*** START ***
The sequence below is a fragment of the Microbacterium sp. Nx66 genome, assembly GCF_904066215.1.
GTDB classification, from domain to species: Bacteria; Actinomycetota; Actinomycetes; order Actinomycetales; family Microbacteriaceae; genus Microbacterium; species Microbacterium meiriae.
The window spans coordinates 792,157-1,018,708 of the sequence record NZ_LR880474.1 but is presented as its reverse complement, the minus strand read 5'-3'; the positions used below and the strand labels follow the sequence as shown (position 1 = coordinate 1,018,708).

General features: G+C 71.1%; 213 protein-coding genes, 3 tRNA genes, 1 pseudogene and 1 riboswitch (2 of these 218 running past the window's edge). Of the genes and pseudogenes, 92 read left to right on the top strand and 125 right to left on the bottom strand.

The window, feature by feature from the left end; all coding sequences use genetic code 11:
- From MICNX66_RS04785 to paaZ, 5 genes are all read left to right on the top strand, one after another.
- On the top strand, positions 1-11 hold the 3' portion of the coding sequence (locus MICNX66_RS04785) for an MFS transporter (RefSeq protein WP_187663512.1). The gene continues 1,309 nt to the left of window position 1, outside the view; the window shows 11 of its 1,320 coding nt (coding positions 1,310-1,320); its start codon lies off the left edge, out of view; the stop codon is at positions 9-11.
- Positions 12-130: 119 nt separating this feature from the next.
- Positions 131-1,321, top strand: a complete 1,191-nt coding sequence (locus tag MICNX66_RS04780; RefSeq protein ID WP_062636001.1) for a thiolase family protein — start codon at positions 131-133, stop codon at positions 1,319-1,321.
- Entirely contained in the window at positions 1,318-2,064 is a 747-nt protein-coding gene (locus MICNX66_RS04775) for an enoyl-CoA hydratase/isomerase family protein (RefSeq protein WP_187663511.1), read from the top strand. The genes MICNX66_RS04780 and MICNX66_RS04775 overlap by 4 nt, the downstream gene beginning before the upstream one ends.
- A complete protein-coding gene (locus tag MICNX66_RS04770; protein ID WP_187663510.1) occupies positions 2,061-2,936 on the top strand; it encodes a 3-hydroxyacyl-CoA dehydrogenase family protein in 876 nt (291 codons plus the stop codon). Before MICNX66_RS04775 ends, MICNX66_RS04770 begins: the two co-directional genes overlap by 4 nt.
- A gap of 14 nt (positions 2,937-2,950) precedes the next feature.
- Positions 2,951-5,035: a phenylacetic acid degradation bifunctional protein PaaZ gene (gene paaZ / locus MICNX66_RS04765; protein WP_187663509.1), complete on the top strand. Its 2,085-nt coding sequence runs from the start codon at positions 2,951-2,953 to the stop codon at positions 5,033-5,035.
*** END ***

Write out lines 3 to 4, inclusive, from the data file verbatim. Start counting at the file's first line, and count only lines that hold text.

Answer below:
The window spans coordinates 792,157-1,018,708 of the sequence record NZ_LR880474.1 but is presented as its reverse complement, the minus strand read 5'-3'; the positions used below and the strand labels follow the sequence as shown (position 1 = coordinate 1,018,708).

General features: G+C 71.1%; 213 protein-coding genes, 3 tRNA genes, 1 pseudogene and 1 riboswitch (2 of these 218 running past the window's edge). Of the genes and pseudogenes, 92 read left to right on the top strand and 125 right to left on the bottom strand.